Published on March 8th, 2014 | by Dylan Lott0
Mixing Tip: Give Your Ears A Break
A Guide To Avoiding Ear Fatigue While Mixing
Have you ever been up late working on a mix until the early hours of the morning, and then you listen to it the next day and things are so messed up that you need to redo a lot of it? You’ve probably been a victim of ear fatigue.
Assuming the magic acoustic fairies didn’t come into your mixing room at night and change around the acoustics of your room, the only other variable that would change over night would be your ears.
If you can recognize this, then you’ve made the first step towards correcting it.
What Is Ear Fatigue?
Ear fatigue is caused by general fatigue and a phenomenon called “Temporary Threshold Shift”. This basically means that your minimum hearing volume is shifted up to help protect your hearing, and it has adverse effects on how you actually hear a mix. This is the scientific part of why you should take breaks every so often, but there’s a mental reasoning behind it, too.
Normally, ear fatigue is more quickly brought on by over-compressed highs or anything that creates a near-steady tone. A really heavy, constant bass line could do it, too.
Signal distortion is also fatiguing to the ear, which we’ll discuss later.
Spotting Ear Fatigue
Ringing in the ears, if you find yourself turning up the music above what you had it at before, and tweaking something without being able to get it to sound right. Some people even report actual soreness in their ears, but this isn’t as common. However, if you do feel this starting, you should take a break as soon as possible. You’re not at your best at this point anyway, and mixing while you have ear fatigue usually results in you having to do it twice, so don’t fool yourself; you’re not going to be saving time.
Getting Rid of Distortion from Your Mix
Here’s a small trick for use in your mastering chain, before using any multiband compression:
1. I take a 2 band stereo EQ, then I take the first band and turn up the gain with a high Q factor and search around 2K-2.5KHz for that exact frequency that’s most disturbing, when you find it you’ll know, it’ll make your ears bleed, then of course you turn the gain down to about -2 or -3dB depending on the loudness in that particular frequency.
2. Then you take the second band and turn up the gain with a low Q factor and search around 100-200Hz for that frequency that makes everything fall into a mush of low end sound and do the same thing. You’ll see that in the end, your mix will be a whole lot less tireing and it will distort less when you use your limiter”
How To Postpone It
Here’s the bad news: There’s basically no way to prevent ear fatigue. The only way to fully prevent it is not to listen to anything in the first place. That being said, there are a few things you can stop doing to keep it from happening too quickly.
First off, don’t blast your mixes. Play them at a volume where you can still talk to someone else in the room without straining your voice.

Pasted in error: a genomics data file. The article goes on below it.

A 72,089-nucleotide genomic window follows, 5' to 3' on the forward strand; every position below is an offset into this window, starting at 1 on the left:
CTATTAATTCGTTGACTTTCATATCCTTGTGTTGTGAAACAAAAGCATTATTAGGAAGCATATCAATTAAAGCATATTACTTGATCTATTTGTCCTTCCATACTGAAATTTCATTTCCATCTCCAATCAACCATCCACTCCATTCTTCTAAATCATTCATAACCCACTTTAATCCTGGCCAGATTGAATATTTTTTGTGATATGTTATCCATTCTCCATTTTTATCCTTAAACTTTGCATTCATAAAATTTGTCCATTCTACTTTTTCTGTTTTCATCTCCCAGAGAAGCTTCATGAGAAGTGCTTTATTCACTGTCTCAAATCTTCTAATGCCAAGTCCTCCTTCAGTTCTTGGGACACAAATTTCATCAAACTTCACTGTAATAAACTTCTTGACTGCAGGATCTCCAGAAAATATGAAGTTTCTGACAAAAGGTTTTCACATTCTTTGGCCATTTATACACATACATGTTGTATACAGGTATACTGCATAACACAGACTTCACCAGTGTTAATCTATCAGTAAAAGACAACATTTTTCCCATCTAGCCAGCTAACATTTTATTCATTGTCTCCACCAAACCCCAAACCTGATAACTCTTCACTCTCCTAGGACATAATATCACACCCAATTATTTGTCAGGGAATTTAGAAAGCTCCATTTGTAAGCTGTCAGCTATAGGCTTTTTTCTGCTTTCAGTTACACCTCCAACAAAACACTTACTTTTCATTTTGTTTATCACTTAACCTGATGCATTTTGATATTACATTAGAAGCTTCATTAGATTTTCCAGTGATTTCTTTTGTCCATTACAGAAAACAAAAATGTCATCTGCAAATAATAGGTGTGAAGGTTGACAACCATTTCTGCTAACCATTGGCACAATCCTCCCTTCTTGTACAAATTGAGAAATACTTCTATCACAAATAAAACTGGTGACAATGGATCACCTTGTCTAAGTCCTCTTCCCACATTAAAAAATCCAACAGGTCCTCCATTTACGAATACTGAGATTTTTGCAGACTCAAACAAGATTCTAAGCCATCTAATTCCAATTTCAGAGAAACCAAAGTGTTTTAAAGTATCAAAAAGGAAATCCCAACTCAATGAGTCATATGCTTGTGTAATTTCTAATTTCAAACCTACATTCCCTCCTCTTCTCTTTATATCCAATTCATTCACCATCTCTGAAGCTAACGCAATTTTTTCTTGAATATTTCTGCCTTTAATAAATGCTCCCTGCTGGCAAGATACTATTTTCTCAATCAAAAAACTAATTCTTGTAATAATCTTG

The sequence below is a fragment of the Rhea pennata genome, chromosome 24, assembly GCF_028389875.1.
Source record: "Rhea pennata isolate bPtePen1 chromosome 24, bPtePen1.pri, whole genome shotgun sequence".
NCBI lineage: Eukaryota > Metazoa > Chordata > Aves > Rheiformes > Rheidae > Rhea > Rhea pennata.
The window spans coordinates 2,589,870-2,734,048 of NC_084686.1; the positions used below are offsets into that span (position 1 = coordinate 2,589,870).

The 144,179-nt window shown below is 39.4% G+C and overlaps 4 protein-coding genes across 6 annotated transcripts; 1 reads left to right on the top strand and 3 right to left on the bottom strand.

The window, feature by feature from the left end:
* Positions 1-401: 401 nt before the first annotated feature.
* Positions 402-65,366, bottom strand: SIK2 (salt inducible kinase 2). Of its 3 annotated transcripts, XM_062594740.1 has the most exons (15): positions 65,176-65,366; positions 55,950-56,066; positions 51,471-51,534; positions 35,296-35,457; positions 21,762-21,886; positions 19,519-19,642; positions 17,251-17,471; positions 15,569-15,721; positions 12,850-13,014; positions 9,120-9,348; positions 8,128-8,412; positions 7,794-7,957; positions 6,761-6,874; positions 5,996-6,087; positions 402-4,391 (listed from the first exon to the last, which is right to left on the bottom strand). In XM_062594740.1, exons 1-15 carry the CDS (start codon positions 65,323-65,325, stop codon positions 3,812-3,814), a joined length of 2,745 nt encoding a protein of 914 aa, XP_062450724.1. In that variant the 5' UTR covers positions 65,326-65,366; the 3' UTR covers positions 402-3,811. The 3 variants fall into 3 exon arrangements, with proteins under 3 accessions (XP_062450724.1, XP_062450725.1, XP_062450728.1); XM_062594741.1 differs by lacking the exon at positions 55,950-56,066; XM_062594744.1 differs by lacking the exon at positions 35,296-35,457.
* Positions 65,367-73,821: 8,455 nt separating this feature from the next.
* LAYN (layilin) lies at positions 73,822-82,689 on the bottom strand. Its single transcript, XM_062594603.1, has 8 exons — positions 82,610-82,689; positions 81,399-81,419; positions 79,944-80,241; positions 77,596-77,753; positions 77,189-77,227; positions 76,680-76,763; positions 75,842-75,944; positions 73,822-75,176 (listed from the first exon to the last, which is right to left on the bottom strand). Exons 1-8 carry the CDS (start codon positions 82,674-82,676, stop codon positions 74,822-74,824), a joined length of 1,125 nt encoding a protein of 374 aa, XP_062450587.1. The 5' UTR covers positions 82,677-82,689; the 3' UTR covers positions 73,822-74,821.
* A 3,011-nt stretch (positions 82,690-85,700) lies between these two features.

Upgrading your signal and monitoring chain can help, too, because as we stated earlier, distortion lends to ear fatigue. Obviously not everyone can afford thousands of dollars of outboard sound processing gear, and that’s not what we’re recommending, but if you can, it can be worth it. Not just is quality of sound, but in better “listenability”.
Getting Back To Normal
Ear fatigue isn’t permanent. Here are some ways to give your ears a break once you feel it coming on.
- Take a coffee or smoke break.
- Bounce your mix and listen to it on a different set of speakers before you resume mixing. This can be incredibly insightful!
- Usually a good nights sleep helps best, but even a small break can do wonders. If it’s a late night in the studio, consider stopping and resuming in the morning.
- Get a third opinion on the mix while you’re waiting. Sometimes a new, fresh set of ears will pick up on things you didn’t.
Treat Your Ears Well
As you’ll get older, hearing loss will become more apparent to you. I can already notice definite hearing loss in my right ear (which scares the shit out of me) and even worse, I know exactly what caused it. Wear ear plugs at shows, don’t blare your mixes during production, don’t shoot guns with the barrel next to your ear drum, etc… You get what I’m saying. You get one pair of ears, just take care of them.
Besides hearing loss, there are other health problems that are fairly common. Tinnitus being the main one, usually. According to WebMD, “prolonged exposure to loud sounds is the most common cause of tinnitus.” That ringing in your ears after you went to a concert and didn’t use ear plugs? That’s tinnitus. And it means you’ve permanently lost hearing to some extent. Granted, it’s more than likely a very small sliver of your hearing that you’ve lost, but you’ve lost it nonetheless. Keep losing hearing like this for another couple of years, and you’ll start to actually notice it, I promise.
Have any comments or other pointers? Leave them in the comments section!
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